Friday, August 14, 2009

Testing and the False Promise of Educational Improvement

As New York Mayor Michael Bloomberg moves toward near certain reelection, an interesting article appeared in the New York Times last week, looking at his stewardship of the public school system: The numbers look impressive. This year, 82 percent of city students passed statewide tests in math and 69 percent in English, up from 42 and 38 percent, respectively, in 2002. Staten Island and Queens have seen dramatic rises in comparison to other New York counties, and even the lowly Bronx is improving. And the racial gap has declined when measured by the number of students passing.

Yet the numbers are deceiving when one delves deeper. For one thing, it appears that the increase in passing rates relates more to making the tests easier rather than any real improvement in student performance. For another, the actual racial gap in scores has not changed much. This was made clear when looking at the 2007 National Assessment of Educational Progress, which showed that eighth graders showed little improvement in reading or math. So what’s the story? As with many neoliberal reforms, testing justifies a shift to a curriculum based on testing, narrowed away from a broader, more holistic approach. Yet the tests don’t really measure student performance or what they’re learning in a real sense. The push to hold schools accountable leads state leaders to simply cook the books and make sure they are showing improvement – even if it means little. The improvements then legitimates the very system the tests themselves are undermining.

So what is lost in the process? Art and music have fallen by the wayside. Culturally-relevant, engaging curriculum is sidelined (and in New York City, Bloomberg has instituted using the same textbooks and curriculum throughout the entire system). Progressive approaches to pedagogy are eliminated, as the lowest performing students are simply taught to take and pass the tests, by any means possible. Gone is civics education or broadening the mind. And in a period when obesity and Type II diabetes are on the rise, physical education is seriously curtailed. In the end, the neoliberal push for accountability ensures that all that is taught are basic skills and “core competencies,” leaving little room to address student’s social, emotional, physical and intellectual growth. Little time is left to bring joy and passion into the educational process. And even less is allotted to ensure that youth develop real critical thinking skills that can serve themselves and society in making the world a better place.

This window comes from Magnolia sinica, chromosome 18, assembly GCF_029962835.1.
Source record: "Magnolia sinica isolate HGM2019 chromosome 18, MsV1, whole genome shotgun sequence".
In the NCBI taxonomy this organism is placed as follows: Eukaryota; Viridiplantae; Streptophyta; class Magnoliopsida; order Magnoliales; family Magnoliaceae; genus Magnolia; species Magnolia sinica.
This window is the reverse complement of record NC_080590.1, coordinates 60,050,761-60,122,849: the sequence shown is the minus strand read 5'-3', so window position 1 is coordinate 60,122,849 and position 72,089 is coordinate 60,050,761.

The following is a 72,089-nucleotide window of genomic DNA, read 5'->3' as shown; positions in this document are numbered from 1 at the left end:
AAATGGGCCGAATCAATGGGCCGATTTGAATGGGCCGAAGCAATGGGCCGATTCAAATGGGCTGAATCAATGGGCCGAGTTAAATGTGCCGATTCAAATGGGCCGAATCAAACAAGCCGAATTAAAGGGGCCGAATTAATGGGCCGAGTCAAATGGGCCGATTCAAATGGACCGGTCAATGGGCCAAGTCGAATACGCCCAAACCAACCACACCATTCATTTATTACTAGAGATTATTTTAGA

The push toward accountability and statistical success has essentially undermined the original goals of public schooling – to create an educated, informed public that can actively participate in society and democracy and to serve as the great equalizer that will make America a true meritocracy. In the process, NYC becomes a perfect exemplar of the old adage by Benjamin Disrael that there are lies, damn lies and statistics.


Anonymous said...

While this article makes some keen statements about the problems surrounding testing students to adequately rate progress and what such an intense focus on successful testing has done to the overall education of our students I am disappointed to see the author attribute all of this to "neoliberals." In my experience and research it is not the neoliberals that have put such impetus on testing and "core" subjects but the reactionary neoconservatives. NCLB was introduced by the previous administration. That law required proof of adequate yearly progress which eventually became a requirement of annual testing, the vehicle of which was to be determined by each state (to the satisfaction of the federal bureaucracy). Unfortunately, people who have never been trained in education have found the need to establish policy and then force those who have the training to try and implement the policy, as inane as it always seems to be. You cannot blame one "side of the aisle" or the other. Each point of view tries to achieve what they believe to be the right answer, sometimes jointly, without really enough experience or information to do so in an effective manner. Using your political BIAS to try and assert blame was really unnecessary and actually takes away from the substance from which (I hope) you were trying to make the point.

Spanish in Spain said...

Education is necessary for everybody, As you people said the percentage of marks are lesser in U.K and its going downfal, parents and teachers have to take some necessary steps to avoid this situations.Then only we can raise the education standards there.